Prepare for the new year at high school
Melissa van Oordt is an Independent Support Learning Practitioner and owner of EduHelp.
People tend to assume that you, as teenagers, automatically know how to do things, and that when you reach a certain age, new skills are just suddenly obtained. This assumption could not be more wrong and creates dangerous expectations for you. Your parents, guardians and teachers may not realise that they have instinctively always directed you as a child (and this is expected). But as you get older they expect you to be more responsible, and this is often unrealistic since you have always followed their directions and relied on them for guidance.
As high school learners, this often comes as quite a shock. You are suddenly expected to be responsible, independent and organised. The key focus for you is the transition period between being directed and being independent.
These tips will help you to adjust effectively and be better prepared for the new high school year.
Be organised from the beginning of the year
Make sure that you know:
- Where your class is
- Who your class teacher is
- What subjects you are taking
- What you need for each subject (text books and writing books, stationery and any other materials)
- Where your subject classrooms are
- Who your subject teachers are
- Your timetable.
Get the right tools
- Have a diary and a notebook.
- Your diary is your first step to great time management. Use it to plan your revision time, and for reminders about homework, tests, assignment due dates, and sport and school events.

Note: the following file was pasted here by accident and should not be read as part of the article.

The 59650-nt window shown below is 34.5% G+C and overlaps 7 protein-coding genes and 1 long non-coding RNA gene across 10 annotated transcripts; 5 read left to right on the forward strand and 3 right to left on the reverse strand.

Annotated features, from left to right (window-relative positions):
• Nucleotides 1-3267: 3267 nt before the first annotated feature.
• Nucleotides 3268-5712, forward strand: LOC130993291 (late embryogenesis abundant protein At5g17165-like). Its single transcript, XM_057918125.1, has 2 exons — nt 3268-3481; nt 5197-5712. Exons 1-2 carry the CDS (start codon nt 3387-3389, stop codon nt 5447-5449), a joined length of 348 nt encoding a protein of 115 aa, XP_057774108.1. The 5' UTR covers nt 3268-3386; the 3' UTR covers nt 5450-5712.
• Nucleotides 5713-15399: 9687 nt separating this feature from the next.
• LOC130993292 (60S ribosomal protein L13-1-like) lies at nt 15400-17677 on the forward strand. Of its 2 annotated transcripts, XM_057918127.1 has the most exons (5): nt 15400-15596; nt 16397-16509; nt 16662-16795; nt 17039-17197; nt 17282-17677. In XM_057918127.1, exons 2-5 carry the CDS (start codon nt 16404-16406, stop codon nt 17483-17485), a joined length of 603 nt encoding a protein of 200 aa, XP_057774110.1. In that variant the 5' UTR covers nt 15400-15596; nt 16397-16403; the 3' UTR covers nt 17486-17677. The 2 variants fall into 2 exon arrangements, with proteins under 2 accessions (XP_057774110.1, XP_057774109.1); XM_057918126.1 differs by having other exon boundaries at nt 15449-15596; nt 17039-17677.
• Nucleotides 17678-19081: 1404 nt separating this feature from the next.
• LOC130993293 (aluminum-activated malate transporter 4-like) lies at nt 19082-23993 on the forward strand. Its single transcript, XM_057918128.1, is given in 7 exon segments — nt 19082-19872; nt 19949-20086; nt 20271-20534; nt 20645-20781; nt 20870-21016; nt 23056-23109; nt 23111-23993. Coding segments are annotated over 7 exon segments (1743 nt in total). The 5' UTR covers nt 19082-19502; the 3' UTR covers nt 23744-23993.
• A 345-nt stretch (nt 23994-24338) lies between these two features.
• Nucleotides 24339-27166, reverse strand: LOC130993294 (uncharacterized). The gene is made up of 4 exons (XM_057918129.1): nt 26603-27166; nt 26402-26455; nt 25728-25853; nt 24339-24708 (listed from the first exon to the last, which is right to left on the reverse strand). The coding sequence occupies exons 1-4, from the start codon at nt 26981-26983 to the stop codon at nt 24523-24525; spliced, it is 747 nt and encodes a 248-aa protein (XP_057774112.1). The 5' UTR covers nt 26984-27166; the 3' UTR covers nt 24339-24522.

Do plenty of revision
- Create a list of your subjects from favourite to least favourite and rate them as easy (little work), medium (moderate work) and difficult (a lot of work).
- You should plan to revise work on 5 or 6 days of each week. On each day, revise two or three subjects from different categories: easy, medium and difficult.
- Remember to use your diary to plan your revision time and then use your notebook for lists, keywords and summaries of information.
- Know your schedule and stick to it! This should be your objective, aim and goal!
Stick to the plan
- The simplest way to stick to your new organised and responsible self is to stick to the plan - if you falter, return to the plan and try again. Always return to the same plan but adjust it to suit your needs and to make sure that you don’t falter again.
- Know that some personalities are just naturally ‘organised, disciplined and responsible’ and others are not. But remember that change is possible. It just takes work, time and patience!